Punjab farmers burn more than 15 lakh tonnes of stubble every year, out of a total of 100 lakh tonnes of mismanaged farm residue. The state produces nearly 220 lakh tonnes of stubble, out of which only 50 lakh tonnes is being used to produce biomass power generation. The state, in order to obey the NGT orders, however, imposes fines on the farmers found guilty of burning the paddy straws. Chief Minister Captain Amarinder Singh says he cannot stop poor farmers from burning the paddy straws.
Often called as country's food bowl, here are five reasons why Punjab farmers have been compelled to burn the farm residue:
Poor Farmer's resent imposition of fine
Often targeted by the state pollution control board, Punjab’s farmers feel victimised as cases against them are being registered for burning paddy straws. The state government has directed the district authorities to levy fines up to Rs 2,500 per acre. Farmers say that their avocation is no more profitable and that they are not able to recover even crop input costs — that have incidentally gone up thanks to rising fuel, pesticide, insecticide costs and taxes. Crop failures have too broken their backbone. Punjab and Haryana authorities have, so far, fined 330 and 701 farmers respectively this year.
Punjab farmers burn more than 15 lakh tonnes of stubble every year. (Photo: Reuters)
Punjab has no plans to compensate poor farmers
The Punjab government has no resources to compensate the farmers and to stop them from burning the farm residue. Even though the state government has announced a 50 per cent subsidy on zero tilling or crop residue machines like happy seeders, bailers, rotavators and hydraulic ploughs, the farmers have been unable to modernise their agricultural practices due to their poor purchasing power
"A bailer machine costs Rs 18 lakhs and if hired they charge Rs 2,000 per acre. Got this field on lease of Rs three lakhs and the rice crop which I harvested were worth Rs 1.5 lakhs. You tell me how I will meet the additional cost of Rs 2,000 per acre. The government is asking us to buy the machinery to manage paddy straws but not telling from where we should get the money," says Rattan Pal a Mohali farmer.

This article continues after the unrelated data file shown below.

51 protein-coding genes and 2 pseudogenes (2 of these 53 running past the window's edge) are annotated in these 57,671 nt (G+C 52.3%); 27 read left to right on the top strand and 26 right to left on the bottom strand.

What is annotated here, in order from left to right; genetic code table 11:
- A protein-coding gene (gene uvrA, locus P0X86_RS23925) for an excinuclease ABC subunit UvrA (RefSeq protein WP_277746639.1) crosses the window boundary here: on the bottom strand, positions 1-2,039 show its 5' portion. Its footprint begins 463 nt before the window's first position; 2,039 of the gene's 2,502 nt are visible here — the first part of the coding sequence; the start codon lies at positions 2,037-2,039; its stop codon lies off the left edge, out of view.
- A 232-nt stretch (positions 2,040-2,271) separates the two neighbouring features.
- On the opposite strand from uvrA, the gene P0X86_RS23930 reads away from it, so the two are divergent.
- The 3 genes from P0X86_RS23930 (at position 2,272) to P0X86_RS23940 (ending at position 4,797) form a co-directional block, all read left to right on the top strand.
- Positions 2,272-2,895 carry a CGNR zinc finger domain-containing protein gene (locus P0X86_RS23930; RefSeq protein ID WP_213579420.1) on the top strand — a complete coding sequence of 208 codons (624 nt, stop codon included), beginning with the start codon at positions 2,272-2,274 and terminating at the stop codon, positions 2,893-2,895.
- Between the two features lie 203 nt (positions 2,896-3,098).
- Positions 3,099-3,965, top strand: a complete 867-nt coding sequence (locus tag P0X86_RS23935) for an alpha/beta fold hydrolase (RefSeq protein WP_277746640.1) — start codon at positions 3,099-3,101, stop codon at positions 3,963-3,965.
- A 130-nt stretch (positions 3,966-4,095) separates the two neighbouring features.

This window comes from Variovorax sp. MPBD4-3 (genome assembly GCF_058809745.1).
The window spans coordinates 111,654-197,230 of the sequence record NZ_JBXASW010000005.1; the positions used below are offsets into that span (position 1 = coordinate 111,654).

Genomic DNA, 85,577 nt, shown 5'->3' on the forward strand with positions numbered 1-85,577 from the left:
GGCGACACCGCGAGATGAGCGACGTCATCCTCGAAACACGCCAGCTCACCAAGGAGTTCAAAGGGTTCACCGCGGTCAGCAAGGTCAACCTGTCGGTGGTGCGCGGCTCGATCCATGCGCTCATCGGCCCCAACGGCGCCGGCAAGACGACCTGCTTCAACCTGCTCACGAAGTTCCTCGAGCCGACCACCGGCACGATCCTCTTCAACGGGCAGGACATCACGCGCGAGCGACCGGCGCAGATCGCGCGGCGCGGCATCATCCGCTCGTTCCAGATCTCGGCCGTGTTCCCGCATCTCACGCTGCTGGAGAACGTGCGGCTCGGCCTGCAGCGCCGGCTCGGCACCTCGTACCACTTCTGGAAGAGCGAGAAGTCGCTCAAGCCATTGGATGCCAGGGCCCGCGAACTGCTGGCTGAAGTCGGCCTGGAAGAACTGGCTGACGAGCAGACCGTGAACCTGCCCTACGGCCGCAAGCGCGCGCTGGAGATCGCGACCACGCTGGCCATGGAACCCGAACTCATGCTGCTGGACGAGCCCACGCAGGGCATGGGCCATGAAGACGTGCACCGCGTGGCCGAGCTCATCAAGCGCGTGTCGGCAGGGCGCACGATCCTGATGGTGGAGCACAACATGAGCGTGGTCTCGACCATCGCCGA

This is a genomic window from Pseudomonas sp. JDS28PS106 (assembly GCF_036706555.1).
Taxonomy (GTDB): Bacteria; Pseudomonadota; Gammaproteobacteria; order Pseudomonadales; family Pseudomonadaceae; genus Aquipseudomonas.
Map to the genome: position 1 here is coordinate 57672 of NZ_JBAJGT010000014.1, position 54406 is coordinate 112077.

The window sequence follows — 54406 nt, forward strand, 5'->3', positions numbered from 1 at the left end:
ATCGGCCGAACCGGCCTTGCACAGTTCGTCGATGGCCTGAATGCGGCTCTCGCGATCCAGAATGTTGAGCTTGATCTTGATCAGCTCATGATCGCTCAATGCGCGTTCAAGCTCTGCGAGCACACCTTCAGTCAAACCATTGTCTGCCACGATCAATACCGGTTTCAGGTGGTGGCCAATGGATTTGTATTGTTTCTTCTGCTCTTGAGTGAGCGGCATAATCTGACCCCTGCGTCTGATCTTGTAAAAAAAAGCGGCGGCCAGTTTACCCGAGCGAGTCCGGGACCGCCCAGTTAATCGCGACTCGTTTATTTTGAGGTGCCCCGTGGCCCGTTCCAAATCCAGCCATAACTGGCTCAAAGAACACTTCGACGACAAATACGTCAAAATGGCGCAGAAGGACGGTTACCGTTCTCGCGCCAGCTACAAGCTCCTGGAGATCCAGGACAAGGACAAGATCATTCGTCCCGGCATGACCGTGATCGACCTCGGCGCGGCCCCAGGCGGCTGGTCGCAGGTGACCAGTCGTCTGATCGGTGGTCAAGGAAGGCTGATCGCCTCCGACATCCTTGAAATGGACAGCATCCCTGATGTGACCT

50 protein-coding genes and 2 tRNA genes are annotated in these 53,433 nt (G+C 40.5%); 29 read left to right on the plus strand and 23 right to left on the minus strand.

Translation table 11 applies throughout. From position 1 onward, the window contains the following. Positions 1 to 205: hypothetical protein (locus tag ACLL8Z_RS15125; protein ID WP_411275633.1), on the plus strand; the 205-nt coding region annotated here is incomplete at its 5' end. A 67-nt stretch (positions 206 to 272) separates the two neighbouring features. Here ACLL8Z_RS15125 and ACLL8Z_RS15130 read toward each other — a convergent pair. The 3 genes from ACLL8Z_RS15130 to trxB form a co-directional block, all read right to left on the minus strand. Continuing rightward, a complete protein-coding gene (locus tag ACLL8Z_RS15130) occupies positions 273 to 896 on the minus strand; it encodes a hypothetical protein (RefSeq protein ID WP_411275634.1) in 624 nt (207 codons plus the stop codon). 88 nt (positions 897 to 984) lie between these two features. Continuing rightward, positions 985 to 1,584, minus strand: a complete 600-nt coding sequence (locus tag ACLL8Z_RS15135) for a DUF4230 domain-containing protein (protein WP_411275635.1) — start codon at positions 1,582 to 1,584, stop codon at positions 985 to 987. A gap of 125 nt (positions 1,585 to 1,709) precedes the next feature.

Farm Residue management machine costs go up
The farm residue machinery manufacturers have now increased the cost of rotavators following the subsidy announced by the state government on such machines.
The rotavator machines that were earlier available at Rs 85,000 are now being sold at Rs 1.30 lakhs each. Some well-to-do farmers, who had bought seeder machines, have begun leasing them out, charging anything between Rs 5,000 to Rs 6,000 per acre. Rising fuel prices have also compelled farmers to avoid machinery like these. In many cases, the tractors engines owned by farmers have proven unsuitable for farm-residue clearing machines.
Punjab's farmers have committed suicides due to cash crop failures in which case, they are unable to repay loans. The government which announced a loan waiver is compelling them to raise additional loans.
Chief Minister Captain Amarinder Singh says he cannot stop poor farmers from burning the paddy straws. (Photo: PTI)
According to NCRB data, between 2013 and 2016, over 542 farmers and farm labourers committed suicide in Punjab. Out of them, 271 killed themselves in 2016. 129 farmers committed suicide in first four months of the Congress government and 49 killed themselves after the loan-waiver scheme was announced.
Paucity of time to sow next crop
Another reason why farmers resort to crop-residue burning is the paucity of time. Farmers only have around 15 to 20 days to sow wheat and potato crops after the paddy crop is harvested. Burning the residue is the shortest and most economical method for the farmers to get rid of straws. However, this method has been suffocating the residents of the National Capital Territory.
Central government not accepting the demand to compensate farmers
The Centre and the Punjab government have locked horns on the issue of providing compensation to the state farmers in order to stop them from burning crop residues. Punjab has demanded Rs 100 per quintal as a grant for farmers. Farm unions have been demanding Rs 2,000 to Rs 5,000 to manage farm residue. But the Union government has seems to have ignored the demand. Captain Amrinder Singh has written to the Prime Minister twice already.
“The straws cannot be uprooted unless money is available. I have written two times to the Prime Minister that you give us Rs 100 per quintal for this purpose specifically. I am afraid Government of India has not come up of it," Captain Amrinder Singh said.
There are 17.5 lakh families in Punjab who own farm holdings. Of them, 10.25 lakh families own holdings measuring less than five acres and are poor. It’s farmers from the latter category commit suicides unable to repay the loans, raised to buy medicines, tractors or to solemnise the marriages.
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